Being part of a team puts pressure on Diaz to succeed. Track is similar but since track isn’t a team sport, his need to progress is solely on him. He said that having a coach who yells and berates him for not performing at his fullest has also negatively affected his mental health.
Rebecca Whitesell, a counselor at Tatnall School where I am in the fourth year, said mental health issues differ depending on the types of students. For some students, mental health issues might stem from poverty, violence and lack of resources. “However, Tatnall, on the other hand, it is directly related to college pressure and deeming that as success and the only way to prove one’s worth,” Whitesell said.
Why do so many people stress themselves out to succeed? Is going to college the only way to achieve this success? Is this the pressure that forces everyone to go into extracurricular activities and push themselves to the limit in school? Is this healthy, and should school feel like a stressful place?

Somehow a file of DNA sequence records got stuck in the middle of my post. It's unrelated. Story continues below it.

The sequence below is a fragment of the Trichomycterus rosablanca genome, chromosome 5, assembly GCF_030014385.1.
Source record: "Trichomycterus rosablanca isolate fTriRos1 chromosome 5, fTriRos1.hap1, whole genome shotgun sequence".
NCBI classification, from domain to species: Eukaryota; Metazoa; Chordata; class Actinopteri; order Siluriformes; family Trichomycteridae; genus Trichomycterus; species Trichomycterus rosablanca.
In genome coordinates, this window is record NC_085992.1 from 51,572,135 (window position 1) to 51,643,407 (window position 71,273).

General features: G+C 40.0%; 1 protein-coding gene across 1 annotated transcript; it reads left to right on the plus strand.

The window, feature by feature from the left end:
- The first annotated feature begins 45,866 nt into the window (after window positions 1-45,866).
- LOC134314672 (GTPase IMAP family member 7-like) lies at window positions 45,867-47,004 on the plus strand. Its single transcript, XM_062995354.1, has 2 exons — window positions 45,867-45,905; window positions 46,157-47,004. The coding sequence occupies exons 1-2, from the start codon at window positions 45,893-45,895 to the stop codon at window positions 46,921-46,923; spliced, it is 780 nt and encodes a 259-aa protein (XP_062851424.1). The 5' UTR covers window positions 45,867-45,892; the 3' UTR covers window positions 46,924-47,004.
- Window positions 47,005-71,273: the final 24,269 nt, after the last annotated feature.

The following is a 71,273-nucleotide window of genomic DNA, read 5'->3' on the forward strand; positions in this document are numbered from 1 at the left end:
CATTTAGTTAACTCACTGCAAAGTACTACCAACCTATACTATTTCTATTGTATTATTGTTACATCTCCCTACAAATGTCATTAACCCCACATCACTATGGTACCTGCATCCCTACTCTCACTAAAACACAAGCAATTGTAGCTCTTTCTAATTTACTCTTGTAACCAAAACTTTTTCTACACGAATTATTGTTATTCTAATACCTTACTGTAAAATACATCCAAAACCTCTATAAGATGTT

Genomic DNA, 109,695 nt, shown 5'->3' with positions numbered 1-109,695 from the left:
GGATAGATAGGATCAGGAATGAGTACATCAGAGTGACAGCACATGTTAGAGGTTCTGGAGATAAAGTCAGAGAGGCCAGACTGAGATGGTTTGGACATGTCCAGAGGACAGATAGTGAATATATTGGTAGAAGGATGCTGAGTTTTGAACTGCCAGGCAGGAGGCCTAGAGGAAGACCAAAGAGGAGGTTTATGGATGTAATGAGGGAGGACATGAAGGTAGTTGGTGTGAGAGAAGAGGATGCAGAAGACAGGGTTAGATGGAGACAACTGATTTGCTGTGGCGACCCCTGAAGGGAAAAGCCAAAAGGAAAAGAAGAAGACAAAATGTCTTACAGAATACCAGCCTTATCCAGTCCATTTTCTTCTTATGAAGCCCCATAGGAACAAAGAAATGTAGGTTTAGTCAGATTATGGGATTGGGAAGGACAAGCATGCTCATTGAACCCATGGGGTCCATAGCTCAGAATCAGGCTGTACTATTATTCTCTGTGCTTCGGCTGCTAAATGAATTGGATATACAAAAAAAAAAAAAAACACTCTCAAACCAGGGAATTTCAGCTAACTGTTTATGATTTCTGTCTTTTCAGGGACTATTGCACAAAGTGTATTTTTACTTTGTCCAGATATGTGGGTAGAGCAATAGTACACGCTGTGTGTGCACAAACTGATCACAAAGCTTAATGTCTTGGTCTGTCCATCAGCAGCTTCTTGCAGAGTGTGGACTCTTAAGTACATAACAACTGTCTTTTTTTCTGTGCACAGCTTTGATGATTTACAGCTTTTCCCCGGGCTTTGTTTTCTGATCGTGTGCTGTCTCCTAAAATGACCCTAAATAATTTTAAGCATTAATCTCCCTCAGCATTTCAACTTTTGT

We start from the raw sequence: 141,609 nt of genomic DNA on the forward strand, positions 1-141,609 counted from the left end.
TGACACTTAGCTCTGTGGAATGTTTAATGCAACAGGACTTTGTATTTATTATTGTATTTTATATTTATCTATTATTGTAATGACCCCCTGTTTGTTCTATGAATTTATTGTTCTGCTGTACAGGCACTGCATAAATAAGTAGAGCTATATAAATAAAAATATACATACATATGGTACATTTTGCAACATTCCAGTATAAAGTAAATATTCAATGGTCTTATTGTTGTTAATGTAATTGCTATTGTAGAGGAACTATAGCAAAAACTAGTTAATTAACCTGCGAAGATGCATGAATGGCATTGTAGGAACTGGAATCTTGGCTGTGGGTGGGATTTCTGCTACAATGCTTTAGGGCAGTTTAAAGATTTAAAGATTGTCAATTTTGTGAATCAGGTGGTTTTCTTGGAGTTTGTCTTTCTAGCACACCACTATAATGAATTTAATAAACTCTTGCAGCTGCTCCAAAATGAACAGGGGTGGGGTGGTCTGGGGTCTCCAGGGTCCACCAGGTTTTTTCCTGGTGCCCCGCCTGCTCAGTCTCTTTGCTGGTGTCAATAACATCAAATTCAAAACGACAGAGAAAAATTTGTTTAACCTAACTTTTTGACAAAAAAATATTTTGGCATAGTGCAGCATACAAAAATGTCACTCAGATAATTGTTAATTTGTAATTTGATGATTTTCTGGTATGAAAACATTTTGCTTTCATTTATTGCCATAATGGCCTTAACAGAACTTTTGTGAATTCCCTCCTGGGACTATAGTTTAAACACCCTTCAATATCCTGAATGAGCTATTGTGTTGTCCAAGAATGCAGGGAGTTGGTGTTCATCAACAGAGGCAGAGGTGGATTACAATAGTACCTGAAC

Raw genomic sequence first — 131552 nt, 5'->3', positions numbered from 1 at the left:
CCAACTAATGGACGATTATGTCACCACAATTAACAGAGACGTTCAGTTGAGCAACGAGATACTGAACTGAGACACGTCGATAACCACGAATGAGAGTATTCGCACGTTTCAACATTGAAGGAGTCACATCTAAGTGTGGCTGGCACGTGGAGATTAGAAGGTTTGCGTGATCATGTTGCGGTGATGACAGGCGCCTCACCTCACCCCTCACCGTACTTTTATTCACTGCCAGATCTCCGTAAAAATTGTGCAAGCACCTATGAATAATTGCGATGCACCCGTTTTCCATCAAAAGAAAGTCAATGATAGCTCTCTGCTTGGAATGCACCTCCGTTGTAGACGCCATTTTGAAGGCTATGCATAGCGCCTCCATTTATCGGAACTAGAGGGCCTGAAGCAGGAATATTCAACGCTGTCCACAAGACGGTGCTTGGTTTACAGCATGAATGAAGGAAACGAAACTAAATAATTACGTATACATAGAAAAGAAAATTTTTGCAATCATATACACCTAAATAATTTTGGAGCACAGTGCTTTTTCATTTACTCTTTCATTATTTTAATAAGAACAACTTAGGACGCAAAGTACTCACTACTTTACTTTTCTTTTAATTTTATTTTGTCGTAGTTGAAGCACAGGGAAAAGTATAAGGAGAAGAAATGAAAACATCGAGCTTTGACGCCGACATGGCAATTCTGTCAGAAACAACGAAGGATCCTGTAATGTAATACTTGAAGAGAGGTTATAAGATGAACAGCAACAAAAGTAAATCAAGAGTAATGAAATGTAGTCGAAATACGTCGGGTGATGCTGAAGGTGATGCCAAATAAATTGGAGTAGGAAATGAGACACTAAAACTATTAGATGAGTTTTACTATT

One way for students in the United States to stand out is through their extracurricular activities.
Many high schoolers either play a sport or have a sports requirement. Those kids who start at a young age often let the sport take over their lives and base their emotional status on their performance.
Teen athletes hide their anxiety and depression.
This epidemic of mental illness among young people is not limited to the United States, however. In South Korea for example, according to data collected by Statista, suicide was the top cause of death accounting for 43% of deaths of people between the ages of 10 and 19.